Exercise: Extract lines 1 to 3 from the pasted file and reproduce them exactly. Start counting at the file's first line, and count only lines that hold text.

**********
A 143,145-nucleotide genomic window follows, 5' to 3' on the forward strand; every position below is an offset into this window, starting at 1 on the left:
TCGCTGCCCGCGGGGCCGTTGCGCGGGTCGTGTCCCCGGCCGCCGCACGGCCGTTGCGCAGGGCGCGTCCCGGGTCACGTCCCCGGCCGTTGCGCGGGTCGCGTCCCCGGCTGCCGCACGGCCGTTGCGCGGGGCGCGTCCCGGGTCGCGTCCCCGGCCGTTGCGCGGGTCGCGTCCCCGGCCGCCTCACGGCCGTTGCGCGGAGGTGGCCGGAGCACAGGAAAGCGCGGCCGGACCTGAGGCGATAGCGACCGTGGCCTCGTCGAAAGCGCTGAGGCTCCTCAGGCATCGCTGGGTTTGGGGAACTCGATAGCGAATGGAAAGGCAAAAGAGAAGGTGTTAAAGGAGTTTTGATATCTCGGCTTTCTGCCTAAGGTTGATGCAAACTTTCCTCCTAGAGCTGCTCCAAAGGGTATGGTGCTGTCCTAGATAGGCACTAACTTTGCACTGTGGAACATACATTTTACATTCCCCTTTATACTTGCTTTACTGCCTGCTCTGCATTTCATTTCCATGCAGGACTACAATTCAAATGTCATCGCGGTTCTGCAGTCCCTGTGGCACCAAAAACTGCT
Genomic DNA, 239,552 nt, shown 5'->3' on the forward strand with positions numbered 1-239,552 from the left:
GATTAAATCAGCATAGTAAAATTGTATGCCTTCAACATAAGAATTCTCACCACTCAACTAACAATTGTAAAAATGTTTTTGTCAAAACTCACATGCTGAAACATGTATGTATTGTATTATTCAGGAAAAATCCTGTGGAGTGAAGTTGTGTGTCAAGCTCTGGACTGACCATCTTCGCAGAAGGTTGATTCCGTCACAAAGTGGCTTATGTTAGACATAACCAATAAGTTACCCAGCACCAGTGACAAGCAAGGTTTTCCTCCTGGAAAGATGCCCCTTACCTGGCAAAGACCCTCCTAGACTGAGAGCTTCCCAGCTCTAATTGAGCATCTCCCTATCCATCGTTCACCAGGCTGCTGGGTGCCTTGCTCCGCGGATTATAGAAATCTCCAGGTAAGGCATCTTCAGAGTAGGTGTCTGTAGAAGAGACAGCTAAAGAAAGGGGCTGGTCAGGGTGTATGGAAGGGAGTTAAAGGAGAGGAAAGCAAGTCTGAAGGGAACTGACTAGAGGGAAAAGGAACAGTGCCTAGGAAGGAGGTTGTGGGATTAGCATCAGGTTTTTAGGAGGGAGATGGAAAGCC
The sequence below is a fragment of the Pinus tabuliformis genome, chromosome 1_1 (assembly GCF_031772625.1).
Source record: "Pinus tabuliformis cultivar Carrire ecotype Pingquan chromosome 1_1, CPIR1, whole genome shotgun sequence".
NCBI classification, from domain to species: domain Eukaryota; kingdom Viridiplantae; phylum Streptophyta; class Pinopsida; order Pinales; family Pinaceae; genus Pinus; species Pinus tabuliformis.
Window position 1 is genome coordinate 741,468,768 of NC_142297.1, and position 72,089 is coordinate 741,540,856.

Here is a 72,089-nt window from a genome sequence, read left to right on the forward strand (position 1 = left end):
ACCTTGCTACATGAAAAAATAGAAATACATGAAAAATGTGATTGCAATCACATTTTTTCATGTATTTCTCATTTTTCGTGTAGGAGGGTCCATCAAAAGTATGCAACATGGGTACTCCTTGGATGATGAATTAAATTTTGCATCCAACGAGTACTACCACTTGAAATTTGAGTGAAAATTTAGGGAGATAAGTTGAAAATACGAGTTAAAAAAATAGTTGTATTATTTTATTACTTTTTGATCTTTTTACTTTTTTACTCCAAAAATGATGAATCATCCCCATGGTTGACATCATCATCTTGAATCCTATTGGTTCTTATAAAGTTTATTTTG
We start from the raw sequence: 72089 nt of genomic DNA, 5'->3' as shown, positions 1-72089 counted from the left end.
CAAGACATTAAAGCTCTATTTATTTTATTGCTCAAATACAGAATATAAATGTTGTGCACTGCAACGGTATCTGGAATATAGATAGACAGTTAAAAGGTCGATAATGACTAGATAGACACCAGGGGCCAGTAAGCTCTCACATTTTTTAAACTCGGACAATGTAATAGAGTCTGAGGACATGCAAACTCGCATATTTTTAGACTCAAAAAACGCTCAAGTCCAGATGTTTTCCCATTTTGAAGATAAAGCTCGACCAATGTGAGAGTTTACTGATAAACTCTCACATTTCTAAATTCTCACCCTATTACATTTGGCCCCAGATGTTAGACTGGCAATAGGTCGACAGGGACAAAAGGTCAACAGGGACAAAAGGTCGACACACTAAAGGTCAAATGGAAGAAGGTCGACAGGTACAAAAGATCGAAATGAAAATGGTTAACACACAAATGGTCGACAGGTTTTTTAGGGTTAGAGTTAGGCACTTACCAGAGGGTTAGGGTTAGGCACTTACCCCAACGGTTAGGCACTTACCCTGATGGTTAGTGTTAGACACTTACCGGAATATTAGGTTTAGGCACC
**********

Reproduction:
A 143,145-nucleotide genomic window follows, 5' to 3' on the forward strand; every position below is an offset into this window, starting at 1 on the left:
TCGCTGCCCGCGGGGCCGTTGCGCGGGTCGTGTCCCCGGCCGCCGCACGGCCGTTGCGCAGGGCGCGTCCCGGGTCACGTCCCCGGCCGTTGCGCGGGTCGCGTCCCCGGCTGCCGCACGGCCGTTGCGCGGGGCGCGTCCCGGGTCGCGTCCCCGGCCGTTGCGCGGGTCGCGTCCCCGGCCGCCTCACGGCCGTTGCGCGGAGGTGGCCGGAGCACAGGAAAGCGCGGCCGGACCTGAGGCGATAGCGACCGTGGCCTCGTCGAAAGCGCTGAGGCTCCTCAGGCATCGCTGGGTTTGGGGAACTCGATAGCGAATGGAAAGGCAAAAGAGAAGGTGTTAAAGGAGTTTTGATATCTCGGCTTTCTGCCTAAGGTTGATGCAAACTTTCCTCCTAGAGCTGCTCCAAAGGGTATGGTGCTGTCCTAGATAGGCACTAACTTTGCACTGTGGAACATACATTTTACATTCCCCTTTATACTTGCTTTACTGCCTGCTCTGCATTTCATTTCCATGCAGGACTACAATTCAAATGTCATCGCGGTTCTGCAGTCCCTGTGGCACCAAAAACTGCT
Genomic DNA, 239,552 nt, shown 5'->3' on the forward strand with positions numbered 1-239,552 from the left: